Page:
Turns out the 'Jurassic Park' dinosaur noises were created using surprising and even scandalous techniques.
Everyone remembers where they were when they first experienced the horrifying noises these realistic recreations made. They also remember the inevitable nightmares they caused.
As it happens, these noises were created by real and living animals.
What's traumatizing is that several of the noises that were captured were animals having sex.
Jurassic Park's sound designer, Gary Rydstrom, spent months recording and editing these noises. He stated, "If people knew where the sounds in Jurassic Park came from, it'd be rated R!"
Take a look below at how the noises that terrified you were created.
Those freaky barking noises that these primal and terrifying dinosaurs made are actually just the sound of tortoises having sex. Yep.
Not so scary or more scary? We can't decide.
Rydstrom admitted, "It's somewhat embarrassing."
These flocking dinosaurs made high-pitched squawks in Jurassic Park. Can you guess how those were created?
Well, Rydstrom said that when a male horse gets a little too close to a female horse and she gets excited, she squeals. Scared now?
Recall that the first glimpse we get of the dinosaurs at Jurassic Park is the elegant and graceful brachiosaurus, which serenades the park visitors with long, trumpeting howls.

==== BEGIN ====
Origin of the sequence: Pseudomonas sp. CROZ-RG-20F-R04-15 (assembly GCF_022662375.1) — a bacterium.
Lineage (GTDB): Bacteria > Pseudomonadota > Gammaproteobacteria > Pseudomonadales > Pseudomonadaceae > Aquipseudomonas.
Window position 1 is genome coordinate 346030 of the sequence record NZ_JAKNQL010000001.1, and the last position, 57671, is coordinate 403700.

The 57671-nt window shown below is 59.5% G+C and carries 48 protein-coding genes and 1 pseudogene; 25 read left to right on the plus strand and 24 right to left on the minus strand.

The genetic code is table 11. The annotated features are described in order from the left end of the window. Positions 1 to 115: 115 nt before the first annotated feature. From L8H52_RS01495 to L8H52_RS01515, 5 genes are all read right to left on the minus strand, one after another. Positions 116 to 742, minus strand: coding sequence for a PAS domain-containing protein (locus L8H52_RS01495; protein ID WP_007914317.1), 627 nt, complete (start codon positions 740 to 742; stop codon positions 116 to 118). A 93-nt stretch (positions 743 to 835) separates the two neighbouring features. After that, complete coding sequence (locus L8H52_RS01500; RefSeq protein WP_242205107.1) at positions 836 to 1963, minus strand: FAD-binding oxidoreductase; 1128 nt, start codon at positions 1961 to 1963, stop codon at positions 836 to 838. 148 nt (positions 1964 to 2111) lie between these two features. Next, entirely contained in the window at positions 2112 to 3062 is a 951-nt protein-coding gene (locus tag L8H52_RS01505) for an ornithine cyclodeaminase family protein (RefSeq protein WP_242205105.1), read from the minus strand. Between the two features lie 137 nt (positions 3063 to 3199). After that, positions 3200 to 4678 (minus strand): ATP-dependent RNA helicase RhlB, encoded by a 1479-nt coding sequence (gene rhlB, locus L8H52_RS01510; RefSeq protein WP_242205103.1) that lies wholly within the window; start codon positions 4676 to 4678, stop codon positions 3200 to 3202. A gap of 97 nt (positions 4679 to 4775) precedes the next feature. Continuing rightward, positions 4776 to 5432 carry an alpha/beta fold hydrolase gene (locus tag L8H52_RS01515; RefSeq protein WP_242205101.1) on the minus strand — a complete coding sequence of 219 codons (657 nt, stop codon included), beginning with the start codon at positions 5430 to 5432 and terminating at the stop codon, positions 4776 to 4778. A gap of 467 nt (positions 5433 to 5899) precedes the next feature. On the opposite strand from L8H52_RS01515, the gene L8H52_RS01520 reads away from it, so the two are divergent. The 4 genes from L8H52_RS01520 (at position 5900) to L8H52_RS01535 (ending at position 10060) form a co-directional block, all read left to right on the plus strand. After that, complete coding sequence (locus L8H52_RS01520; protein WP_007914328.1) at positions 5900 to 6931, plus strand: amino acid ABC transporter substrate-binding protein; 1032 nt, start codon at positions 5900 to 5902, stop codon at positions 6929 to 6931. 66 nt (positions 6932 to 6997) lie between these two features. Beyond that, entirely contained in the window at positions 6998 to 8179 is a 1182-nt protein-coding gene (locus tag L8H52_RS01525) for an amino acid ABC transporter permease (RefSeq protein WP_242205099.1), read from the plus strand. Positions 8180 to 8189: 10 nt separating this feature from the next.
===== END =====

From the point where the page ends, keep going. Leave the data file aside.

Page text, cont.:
What other modern-day creature is so elegant and graceful? A donkey. Wait, what...?
"You think of donkeys, and they kind of yodel, you know? There's this pitch shift in donkey vocals, and if you slow them way down, you get almost a hooting, songlike quality," Rydstrom stated.
Slowing down small-animal noises is how Rydstrom achieved many of his bigger-sounding animal roars.
King of the Dinosaurs: Tyrannosaurus Rex
The T-Rex was the indisputable star of Jurassic Park, and its roar is something that no child can forget.
Yet Rydstrom's own pet dog, a Jack Russell terrier named Buster, supplied many of its sounds. A baby elephant is responsible for the T-Rex's terrifying roar. That's right, tremble and be scared!
One Sick Triceratops
The triceratops noises were created by dozens of cows on George Lucas' film site, Skywalker Ranch, where Rydstrom works, which is kind of perfect. A cardboard tube with a spring in it supplied the dying triceratops noises.
"When Sam Neill puts his ear right up to the chest cavity of the triceratops and listens to its breathing, there's a lot of cow in there, but the key element of the breathing is mostly me breathing into a tube," Rydstrom stated.
It's truly amazing how sound editors can make everyday noises sound so terrifying and convincing.
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